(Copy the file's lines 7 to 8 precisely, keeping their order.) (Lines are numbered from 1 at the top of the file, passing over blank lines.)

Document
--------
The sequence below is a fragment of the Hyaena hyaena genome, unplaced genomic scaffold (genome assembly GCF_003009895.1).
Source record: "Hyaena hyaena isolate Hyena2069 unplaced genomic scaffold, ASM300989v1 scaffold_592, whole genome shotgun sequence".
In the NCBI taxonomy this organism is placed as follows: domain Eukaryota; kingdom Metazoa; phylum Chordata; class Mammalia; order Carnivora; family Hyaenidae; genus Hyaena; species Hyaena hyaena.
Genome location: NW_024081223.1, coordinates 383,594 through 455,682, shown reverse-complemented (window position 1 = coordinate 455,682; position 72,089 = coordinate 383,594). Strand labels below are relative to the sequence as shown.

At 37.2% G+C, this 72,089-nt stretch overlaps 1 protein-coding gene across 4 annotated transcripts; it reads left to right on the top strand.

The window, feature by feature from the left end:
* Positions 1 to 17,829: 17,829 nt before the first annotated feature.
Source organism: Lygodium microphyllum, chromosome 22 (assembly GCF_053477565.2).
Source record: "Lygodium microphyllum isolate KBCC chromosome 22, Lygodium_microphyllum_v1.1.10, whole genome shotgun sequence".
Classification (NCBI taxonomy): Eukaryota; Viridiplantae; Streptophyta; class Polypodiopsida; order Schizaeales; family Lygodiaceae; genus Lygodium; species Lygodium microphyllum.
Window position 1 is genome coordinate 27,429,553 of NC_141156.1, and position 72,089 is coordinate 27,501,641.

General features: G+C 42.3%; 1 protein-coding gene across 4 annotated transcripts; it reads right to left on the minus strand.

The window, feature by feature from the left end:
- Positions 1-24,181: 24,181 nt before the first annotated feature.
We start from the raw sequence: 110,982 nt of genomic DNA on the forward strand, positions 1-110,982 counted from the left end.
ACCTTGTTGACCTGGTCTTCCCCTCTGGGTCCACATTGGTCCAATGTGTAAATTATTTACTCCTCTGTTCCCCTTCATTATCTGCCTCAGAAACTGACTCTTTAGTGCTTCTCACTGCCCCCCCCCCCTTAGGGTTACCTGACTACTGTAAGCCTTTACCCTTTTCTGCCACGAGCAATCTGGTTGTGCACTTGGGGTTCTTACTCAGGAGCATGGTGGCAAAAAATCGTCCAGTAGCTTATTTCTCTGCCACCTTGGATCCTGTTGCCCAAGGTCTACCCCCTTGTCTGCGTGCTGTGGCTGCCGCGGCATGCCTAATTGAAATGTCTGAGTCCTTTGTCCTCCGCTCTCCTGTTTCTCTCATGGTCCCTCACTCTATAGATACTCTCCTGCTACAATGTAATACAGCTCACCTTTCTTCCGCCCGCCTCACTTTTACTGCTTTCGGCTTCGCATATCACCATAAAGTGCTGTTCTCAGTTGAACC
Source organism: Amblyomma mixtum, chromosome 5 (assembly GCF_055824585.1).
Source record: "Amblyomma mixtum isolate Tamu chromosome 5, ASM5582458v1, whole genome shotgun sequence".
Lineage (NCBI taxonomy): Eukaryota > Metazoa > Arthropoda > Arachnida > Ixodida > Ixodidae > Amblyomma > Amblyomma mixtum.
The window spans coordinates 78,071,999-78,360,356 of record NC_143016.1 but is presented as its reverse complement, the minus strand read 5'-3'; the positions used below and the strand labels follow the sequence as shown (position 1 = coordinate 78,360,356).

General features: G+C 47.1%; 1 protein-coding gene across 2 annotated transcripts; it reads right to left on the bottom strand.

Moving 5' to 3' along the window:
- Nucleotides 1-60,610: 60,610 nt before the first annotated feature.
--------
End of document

* Positions 1 to 17,829: 17,829 nt before the first annotated feature.
Source organism: Lygodium microphyllum, chromosome 22 (assembly GCF_053477565.2).